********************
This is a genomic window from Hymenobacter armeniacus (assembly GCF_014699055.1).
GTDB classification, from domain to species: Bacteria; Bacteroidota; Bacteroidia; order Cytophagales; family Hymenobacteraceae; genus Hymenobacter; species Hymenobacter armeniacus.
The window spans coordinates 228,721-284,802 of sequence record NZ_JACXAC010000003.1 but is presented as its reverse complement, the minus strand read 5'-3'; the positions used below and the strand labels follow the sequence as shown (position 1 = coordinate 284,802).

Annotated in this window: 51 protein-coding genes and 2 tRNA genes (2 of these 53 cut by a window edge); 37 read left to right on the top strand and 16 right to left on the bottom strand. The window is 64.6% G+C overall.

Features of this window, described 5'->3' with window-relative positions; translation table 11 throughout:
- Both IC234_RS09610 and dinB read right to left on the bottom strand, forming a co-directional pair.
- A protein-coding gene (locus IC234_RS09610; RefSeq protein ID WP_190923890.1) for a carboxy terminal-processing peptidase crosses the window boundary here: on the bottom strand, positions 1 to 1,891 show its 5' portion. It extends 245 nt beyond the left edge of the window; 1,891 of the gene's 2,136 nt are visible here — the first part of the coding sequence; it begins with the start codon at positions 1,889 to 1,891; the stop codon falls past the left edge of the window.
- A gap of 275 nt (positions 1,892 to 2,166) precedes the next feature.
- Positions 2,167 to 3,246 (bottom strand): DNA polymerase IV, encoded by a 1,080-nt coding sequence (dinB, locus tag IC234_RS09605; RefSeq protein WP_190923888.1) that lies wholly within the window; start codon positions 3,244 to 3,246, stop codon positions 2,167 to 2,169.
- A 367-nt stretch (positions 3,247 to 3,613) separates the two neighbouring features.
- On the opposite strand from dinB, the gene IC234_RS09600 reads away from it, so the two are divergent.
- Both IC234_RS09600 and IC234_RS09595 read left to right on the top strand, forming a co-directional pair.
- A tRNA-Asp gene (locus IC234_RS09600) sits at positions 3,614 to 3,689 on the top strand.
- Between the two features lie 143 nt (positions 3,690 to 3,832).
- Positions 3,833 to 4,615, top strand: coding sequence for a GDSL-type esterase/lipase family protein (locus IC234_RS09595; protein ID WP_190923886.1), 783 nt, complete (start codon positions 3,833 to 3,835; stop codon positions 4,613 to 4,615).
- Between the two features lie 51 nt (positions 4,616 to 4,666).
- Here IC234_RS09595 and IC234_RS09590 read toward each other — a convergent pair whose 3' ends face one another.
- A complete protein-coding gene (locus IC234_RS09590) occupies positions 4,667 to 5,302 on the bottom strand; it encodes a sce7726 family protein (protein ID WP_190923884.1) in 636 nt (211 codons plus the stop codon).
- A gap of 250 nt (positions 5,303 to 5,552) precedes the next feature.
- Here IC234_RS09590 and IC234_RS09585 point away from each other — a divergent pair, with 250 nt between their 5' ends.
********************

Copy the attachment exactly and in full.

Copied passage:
This is a genomic window from Hymenobacter armeniacus (assembly GCF_014699055.1).
GTDB classification, from domain to species: Bacteria; Bacteroidota; Bacteroidia; order Cytophagales; family Hymenobacteraceae; genus Hymenobacter; species Hymenobacter armeniacus.
The window spans coordinates 228,721-284,802 of sequence record NZ_JACXAC010000003.1 but is presented as its reverse complement, the minus strand read 5'-3'; the positions used below and the strand labels follow the sequence as shown (position 1 = coordinate 284,802).

Annotated in this window: 51 protein-coding genes and 2 tRNA genes (2 of these 53 cut by a window edge); 37 read left to right on the top strand and 16 right to left on the bottom strand. The window is 64.6% G+C overall.

Features of this window, described 5'->3' with window-relative positions; translation table 11 throughout:
- Both IC234_RS09610 and dinB read right to left on the bottom strand, forming a co-directional pair.
- A protein-coding gene (locus IC234_RS09610; RefSeq protein ID WP_190923890.1) for a carboxy terminal-processing peptidase crosses the window boundary here: on the bottom strand, positions 1 to 1,891 show its 5' portion. It extends 245 nt beyond the left edge of the window; 1,891 of the gene's 2,136 nt are visible here — the first part of the coding sequence; it begins with the start codon at positions 1,889 to 1,891; the stop codon falls past the left edge of the window.
- A gap of 275 nt (positions 1,892 to 2,166) precedes the next feature.
- Positions 2,167 to 3,246 (bottom strand): DNA polymerase IV, encoded by a 1,080-nt coding sequence (dinB, locus tag IC234_RS09605; RefSeq protein WP_190923888.1) that lies wholly within the window; start codon positions 3,244 to 3,246, stop codon positions 2,167 to 2,169.
- A 367-nt stretch (positions 3,247 to 3,613) separates the two neighbouring features.
- On the opposite strand from dinB, the gene IC234_RS09600 reads away from it, so the two are divergent.
- Both IC234_RS09600 and IC234_RS09595 read left to right on the top strand, forming a co-directional pair.
- A tRNA-Asp gene (locus IC234_RS09600) sits at positions 3,614 to 3,689 on the top strand.
- Between the two features lie 143 nt (positions 3,690 to 3,832).
- Positions 3,833 to 4,615, top strand: coding sequence for a GDSL-type esterase/lipase family protein (locus IC234_RS09595; protein ID WP_190923886.1), 783 nt, complete (start codon positions 3,833 to 3,835; stop codon positions 4,613 to 4,615).
- Between the two features lie 51 nt (positions 4,616 to 4,666).
- Here IC234_RS09595 and IC234_RS09590 read toward each other — a convergent pair whose 3' ends face one another.
- A complete protein-coding gene (locus IC234_RS09590) occupies positions 4,667 to 5,302 on the bottom strand; it encodes a sce7726 family protein (protein ID WP_190923884.1) in 636 nt (211 codons plus the stop codon).
- A gap of 250 nt (positions 5,303 to 5,552) precedes the next feature.
- Here IC234_RS09590 and IC234_RS09585 point away from each other — a divergent pair, with 250 nt between their 5' ends.